In total, 42 COI sequences were subcloned. All sequences were aligned using Clustal W [16] and then checked with the naked eye. Intraspecific and interspecific genetic distances and numbers of different nucleotides were calculated using MEGA software [17]. The interspecific variable site numbers and intraspecific nucleotide diversities were computed by DnaSP v5 [18]. The phylogenetic trees for COI sequences were constructed using neighbor-joining [19] and maximum parsimony methods [20]. Cluster confidence was assessed using a bootstrap analysis with 1000 replications [21]. The minimum spanning tree (MST) was computed from the matrix of pairwise distances between all pairs of haplotypes in each sample using a modification of the algorithm [22]. We evaluated whether sequences had evolved under strict neutrality. Fu’s Fs [23] and Tajima’s neutrality tests [24] were performed in Arlequin 3.1 [25]. The significance of the statistics was tested by generating random samples under the hypothesis of selective neutrality and population equilibrium, using a coalescent simulation algorithm [26]. Tajima’s test is based on an infinite-site model without recombinations. A significant D value can be due to factors other than selective effects, like population expansion, a bottleneck, or heterogeneity of mutation rates [27]. The possible occurrence of historical demographic expansions was examined using the mismatch distribution [28] implemented in Arlequin [25]. The distribution is unimodal in samples following a population demographic expansion [29].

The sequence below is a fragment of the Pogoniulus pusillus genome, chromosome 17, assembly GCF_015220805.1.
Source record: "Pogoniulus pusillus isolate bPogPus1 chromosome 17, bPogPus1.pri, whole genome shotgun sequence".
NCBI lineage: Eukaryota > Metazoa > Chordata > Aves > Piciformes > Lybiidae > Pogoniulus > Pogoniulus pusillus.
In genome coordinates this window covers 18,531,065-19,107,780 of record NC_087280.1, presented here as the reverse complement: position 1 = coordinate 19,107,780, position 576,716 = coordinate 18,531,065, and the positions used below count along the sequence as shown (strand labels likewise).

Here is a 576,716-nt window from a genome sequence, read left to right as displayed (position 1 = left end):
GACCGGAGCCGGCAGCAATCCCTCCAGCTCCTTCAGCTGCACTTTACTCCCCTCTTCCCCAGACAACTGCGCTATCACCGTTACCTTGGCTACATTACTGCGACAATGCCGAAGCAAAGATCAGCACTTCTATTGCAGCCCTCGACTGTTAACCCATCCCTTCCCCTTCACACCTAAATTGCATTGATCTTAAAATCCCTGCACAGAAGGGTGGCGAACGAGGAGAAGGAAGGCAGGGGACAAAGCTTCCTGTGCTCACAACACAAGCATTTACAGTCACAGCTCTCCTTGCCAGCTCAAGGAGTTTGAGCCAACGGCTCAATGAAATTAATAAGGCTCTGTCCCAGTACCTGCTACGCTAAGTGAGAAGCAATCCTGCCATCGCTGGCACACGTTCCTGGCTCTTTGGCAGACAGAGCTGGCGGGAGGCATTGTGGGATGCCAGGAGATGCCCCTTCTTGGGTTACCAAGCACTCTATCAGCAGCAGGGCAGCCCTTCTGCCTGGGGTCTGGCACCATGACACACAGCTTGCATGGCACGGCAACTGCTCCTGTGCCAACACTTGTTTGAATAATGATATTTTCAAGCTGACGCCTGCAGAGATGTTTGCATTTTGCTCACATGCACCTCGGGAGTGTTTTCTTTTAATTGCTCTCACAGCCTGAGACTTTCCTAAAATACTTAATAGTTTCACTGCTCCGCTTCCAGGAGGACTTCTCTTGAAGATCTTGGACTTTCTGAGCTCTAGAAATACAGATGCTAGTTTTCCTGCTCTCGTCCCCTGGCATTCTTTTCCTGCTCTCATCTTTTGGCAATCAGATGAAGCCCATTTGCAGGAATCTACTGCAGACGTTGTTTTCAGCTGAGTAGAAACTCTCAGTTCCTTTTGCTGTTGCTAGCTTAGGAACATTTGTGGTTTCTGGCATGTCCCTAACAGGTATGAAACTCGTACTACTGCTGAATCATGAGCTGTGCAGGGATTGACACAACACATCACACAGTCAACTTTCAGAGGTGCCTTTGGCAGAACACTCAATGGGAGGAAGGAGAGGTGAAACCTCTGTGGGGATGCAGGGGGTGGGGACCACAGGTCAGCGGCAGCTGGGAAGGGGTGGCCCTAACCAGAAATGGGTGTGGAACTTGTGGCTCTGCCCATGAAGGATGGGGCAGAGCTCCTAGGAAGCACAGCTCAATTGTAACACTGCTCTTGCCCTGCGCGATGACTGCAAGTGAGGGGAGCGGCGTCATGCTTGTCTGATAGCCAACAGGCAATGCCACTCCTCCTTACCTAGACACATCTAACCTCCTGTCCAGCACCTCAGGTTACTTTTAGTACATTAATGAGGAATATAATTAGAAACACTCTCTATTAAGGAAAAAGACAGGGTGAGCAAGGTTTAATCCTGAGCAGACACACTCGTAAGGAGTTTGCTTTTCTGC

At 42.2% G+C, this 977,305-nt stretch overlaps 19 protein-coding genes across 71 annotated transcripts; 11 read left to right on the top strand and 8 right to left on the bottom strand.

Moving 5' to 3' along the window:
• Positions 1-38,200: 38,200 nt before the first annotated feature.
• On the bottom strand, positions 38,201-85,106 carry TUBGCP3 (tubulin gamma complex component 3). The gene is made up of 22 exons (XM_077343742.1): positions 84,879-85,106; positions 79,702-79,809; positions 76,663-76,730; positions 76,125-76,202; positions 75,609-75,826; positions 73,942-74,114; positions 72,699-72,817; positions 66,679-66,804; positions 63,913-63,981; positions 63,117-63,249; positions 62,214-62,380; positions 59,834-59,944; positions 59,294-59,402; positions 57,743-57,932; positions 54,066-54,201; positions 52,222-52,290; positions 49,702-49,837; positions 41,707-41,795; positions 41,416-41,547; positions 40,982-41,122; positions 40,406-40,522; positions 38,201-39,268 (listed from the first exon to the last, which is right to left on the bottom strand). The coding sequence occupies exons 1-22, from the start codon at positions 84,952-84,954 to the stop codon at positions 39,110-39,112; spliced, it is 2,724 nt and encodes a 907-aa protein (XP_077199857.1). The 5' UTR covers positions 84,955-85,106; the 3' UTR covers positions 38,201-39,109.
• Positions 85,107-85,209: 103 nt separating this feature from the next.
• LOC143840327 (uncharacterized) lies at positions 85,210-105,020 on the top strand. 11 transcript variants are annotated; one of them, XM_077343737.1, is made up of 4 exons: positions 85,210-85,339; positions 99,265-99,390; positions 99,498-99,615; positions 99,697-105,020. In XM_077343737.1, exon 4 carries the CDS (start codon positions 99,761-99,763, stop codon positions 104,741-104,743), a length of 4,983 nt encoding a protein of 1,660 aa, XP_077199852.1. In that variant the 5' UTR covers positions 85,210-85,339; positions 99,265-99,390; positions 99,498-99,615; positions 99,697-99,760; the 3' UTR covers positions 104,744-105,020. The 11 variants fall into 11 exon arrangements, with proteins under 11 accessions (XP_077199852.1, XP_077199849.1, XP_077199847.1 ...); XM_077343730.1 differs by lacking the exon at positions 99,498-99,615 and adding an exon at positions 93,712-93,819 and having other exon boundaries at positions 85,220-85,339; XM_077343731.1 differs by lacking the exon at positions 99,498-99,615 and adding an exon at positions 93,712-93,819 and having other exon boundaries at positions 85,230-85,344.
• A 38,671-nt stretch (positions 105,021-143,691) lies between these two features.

2.4. Genotyping and data analysis

All 18 microsatellite loci [30] were amplified in this study. A PCR was performed in a volume of 25 μL that included ~10 ng genomic DNA, 10 pmol reverse primer, 10 pmol forward primer, 25 mM dNTP, 0.05–0.1 mM MgCl2, 10× buffer, and 0.5 U Taq polymerase (Takara Shuzo, Tokyo, Japan) with Milli-Q water. The PCR products were subjected to a 1.5% agarose gel and allele sizes were checked by comparison with a DNA ladder and the length of the original sequence. Forward primers were labeled with FAM, TAMRA, or HEX fluorescence markers. PCR amplifications were carried out in a Px2 Thermal Cycler (Thermo Fisher Scientific, Waltham, MA, USA) with the following temperature profile: 1 cycle of 95 °C for 4 min, followed by 38 cycles of 94 °C for 30 s, and annealing at 50–60 °C for 30 s and 72 °C for 30 s. Each 5 μL of PCR product from three loci labeled with different fluorescence tags was mixed and precipitated with 95% alcohol. Semi-automated genotyping was performed using a capillary ABI 3730XL DNA Analyzer (ABI). Genotypes were scored with GeneMapper 4.0 (ABI).

The total number of alleles (na) and effective allele numbers were estimated for each locus using Popgene [31]. Observed (HO) and expected (HE) heterozygosities were independently calculated for each locus. Deviations from Hardy-Weinberg expectations (HWEs) were examined by an exact test using GENEPOP [32]. Linkage disequilibrium among all pairs of loci was determined using Burrow’s composite measure [33] and χ2 values.


3. Results and discussion

3.1. Interspecific diversity